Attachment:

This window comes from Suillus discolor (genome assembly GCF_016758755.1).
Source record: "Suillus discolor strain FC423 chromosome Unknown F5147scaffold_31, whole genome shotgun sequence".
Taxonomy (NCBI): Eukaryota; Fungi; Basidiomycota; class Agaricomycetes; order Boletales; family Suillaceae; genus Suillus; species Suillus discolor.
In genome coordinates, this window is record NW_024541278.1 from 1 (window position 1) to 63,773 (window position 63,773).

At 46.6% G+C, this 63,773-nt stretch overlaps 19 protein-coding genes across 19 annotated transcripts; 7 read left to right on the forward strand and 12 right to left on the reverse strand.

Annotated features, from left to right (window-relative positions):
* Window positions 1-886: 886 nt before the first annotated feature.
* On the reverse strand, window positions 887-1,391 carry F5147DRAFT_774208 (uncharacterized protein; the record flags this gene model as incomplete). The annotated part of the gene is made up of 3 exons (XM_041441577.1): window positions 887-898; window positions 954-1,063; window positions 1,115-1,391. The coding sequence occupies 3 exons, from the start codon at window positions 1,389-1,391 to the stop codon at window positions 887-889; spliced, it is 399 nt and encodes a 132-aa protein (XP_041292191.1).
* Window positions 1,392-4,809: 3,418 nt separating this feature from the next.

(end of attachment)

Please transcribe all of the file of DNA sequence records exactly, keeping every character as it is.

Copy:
This window comes from Suillus discolor (genome assembly GCF_016758755.1).
Source record: "Suillus discolor strain FC423 chromosome Unknown F5147scaffold_31, whole genome shotgun sequence".
Taxonomy (NCBI): Eukaryota; Fungi; Basidiomycota; class Agaricomycetes; order Boletales; family Suillaceae; genus Suillus; species Suillus discolor.
In genome coordinates, this window is record NW_024541278.1 from 1 (window position 1) to 63,773 (window position 63,773).

At 46.6% G+C, this 63,773-nt stretch overlaps 19 protein-coding genes across 19 annotated transcripts; 7 read left to right on the forward strand and 12 right to left on the reverse strand.

Annotated features, from left to right (window-relative positions):
* Window positions 1-886: 886 nt before the first annotated feature.
* On the reverse strand, window positions 887-1,391 carry F5147DRAFT_774208 (uncharacterized protein; the record flags this gene model as incomplete). The annotated part of the gene is made up of 3 exons (XM_041441577.1): window positions 887-898; window positions 954-1,063; window positions 1,115-1,391. The coding sequence occupies 3 exons, from the start codon at window positions 1,389-1,391 to the stop codon at window positions 887-889; spliced, it is 399 nt and encodes a 132-aa protein (XP_041292191.1).
* Window positions 1,392-4,809: 3,418 nt separating this feature from the next.